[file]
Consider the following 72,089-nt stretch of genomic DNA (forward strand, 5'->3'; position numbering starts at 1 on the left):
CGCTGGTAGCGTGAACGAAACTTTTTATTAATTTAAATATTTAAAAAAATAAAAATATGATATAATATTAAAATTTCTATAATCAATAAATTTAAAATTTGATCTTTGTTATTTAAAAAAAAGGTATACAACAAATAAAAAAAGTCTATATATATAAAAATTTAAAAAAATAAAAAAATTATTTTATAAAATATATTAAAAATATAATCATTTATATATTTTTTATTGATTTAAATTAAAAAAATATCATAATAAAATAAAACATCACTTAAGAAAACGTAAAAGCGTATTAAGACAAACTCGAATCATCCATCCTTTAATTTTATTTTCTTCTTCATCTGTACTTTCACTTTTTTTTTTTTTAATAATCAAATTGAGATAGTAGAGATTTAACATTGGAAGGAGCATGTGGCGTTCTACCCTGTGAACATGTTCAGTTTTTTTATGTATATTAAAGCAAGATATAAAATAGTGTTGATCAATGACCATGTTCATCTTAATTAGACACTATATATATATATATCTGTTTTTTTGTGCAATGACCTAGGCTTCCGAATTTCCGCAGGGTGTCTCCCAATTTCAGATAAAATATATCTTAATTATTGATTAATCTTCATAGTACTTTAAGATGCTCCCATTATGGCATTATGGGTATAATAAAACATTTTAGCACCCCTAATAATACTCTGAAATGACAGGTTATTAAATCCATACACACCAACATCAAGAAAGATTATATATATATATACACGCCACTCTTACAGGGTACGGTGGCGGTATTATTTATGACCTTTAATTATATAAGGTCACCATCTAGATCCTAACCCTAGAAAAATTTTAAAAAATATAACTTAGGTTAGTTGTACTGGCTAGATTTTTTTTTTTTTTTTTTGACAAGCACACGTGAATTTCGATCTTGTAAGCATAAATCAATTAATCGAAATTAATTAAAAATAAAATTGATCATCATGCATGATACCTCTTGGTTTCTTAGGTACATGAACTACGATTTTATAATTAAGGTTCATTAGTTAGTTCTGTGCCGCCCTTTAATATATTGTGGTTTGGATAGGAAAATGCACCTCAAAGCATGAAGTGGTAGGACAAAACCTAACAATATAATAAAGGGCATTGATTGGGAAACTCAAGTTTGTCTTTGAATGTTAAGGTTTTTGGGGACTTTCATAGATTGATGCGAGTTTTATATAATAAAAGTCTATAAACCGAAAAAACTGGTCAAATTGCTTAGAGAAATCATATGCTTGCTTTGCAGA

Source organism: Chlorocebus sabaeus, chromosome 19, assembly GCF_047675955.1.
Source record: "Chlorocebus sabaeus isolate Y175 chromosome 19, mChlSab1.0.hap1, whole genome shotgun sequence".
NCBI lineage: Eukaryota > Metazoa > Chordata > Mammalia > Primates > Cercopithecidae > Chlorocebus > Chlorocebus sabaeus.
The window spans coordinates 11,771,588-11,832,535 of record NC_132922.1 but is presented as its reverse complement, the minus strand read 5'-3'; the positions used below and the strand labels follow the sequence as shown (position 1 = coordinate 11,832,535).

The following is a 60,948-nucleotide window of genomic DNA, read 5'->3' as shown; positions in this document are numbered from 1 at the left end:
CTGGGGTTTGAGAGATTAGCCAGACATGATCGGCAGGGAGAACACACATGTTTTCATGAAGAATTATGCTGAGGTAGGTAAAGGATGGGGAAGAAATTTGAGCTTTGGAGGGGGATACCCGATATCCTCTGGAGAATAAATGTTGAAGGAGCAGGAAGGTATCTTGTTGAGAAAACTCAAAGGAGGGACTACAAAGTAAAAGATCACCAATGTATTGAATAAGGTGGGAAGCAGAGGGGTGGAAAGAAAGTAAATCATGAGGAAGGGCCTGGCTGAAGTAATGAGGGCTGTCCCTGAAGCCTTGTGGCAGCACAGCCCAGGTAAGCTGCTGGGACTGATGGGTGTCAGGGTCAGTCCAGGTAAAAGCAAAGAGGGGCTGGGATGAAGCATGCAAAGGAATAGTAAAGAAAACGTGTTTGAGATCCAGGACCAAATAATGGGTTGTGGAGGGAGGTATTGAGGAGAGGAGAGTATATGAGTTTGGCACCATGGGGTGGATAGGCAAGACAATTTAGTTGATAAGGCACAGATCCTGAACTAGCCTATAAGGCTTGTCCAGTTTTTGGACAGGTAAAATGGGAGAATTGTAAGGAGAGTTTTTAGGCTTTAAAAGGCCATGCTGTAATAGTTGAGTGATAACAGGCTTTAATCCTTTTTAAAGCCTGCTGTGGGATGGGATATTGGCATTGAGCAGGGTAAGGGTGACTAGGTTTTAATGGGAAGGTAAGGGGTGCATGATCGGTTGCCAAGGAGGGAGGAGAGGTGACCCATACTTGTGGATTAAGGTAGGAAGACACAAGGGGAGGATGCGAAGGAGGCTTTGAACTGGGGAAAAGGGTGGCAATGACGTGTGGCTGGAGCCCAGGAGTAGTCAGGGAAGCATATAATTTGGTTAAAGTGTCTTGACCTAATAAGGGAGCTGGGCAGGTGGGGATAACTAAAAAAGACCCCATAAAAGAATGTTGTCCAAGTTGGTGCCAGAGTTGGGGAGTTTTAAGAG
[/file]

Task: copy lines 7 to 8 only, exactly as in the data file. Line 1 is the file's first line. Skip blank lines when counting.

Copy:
The following is a 60,948-nucleotide window of genomic DNA, read 5'->3' as shown; positions in this document are numbered from 1 at the left end:
CTGGGGTTTGAGAGATTAGCCAGACATGATCGGCAGGGAGAACACACATGTTTTCATGAAGAATTATGCTGAGGTAGGTAAAGGATGGGGAAGAAATTTGAGCTTTGGAGGGGGATACCCGATATCCTCTGGAGAATAAATGTTGAAGGAGCAGGAAGGTATCTTGTTGAGAAAACTCAAAGGAGGGACTACAAAGTAAAAGATCACCAATGTATTGAATAAGGTGGGAAGCAGAGGGGTGGAAAGAAAGTAAATCATGAGGAAGGGCCTGGCTGAAGTAATGAGGGCTGTCCCTGAAGCCTTGTGGCAGCACAGCCCAGGTAAGCTGCTGGGACTGATGGGTGTCAGGGTCAGTCCAGGTAAAAGCAAAGAGGGGCTGGGATGAAGCATGCAAAGGAATAGTAAAGAAAACGTGTTTGAGATCCAGGACCAAATAATGGGTTGTGGAGGGAGGTATTGAGGAGAGGAGAGTATATGAGTTTGGCACCATGGGGTGGATAGGCAAGACAATTTAGTTGATAAGGCACAGATCCTGAACTAGCCTATAAGGCTTGTCCAGTTTTTGGACAGGTAAAATGGGAGAATTGTAAGGAGAGTTTTTAGGCTTTAAAAGGCCATGCTGTAATAGTTGAGTGATAACAGGCTTTAATCCTTTTTAAAGCCTGCTGTGGGATGGGATATTGGCATTGAGCAGGGTAAGGGTGACTAGGTTTTAATGGGAAGGTAAGGGGTGCATGATCGGTTGCCAAGGAGGGAGGAGAGGTGACCCATACTTGTGGATTAAGGTAGGAAGACACAAGGGGAGGATGCGAAGGAGGCTTTGAACTGGGGAAAAGGGTGGCAATGACGTGTGGCTGGAGCCCAGGAGTAGTCAGGGAAGCATATAATTTGGTTAAAGTGTCTTGACCTAATAAGGGAGCTGGGCAGGTGGGGATAACTAAAAAAGACCCCATAAAAGAATGTTGTCCAAGTTGGTGCCAGAGTTGGGGAGTTTTAAGAG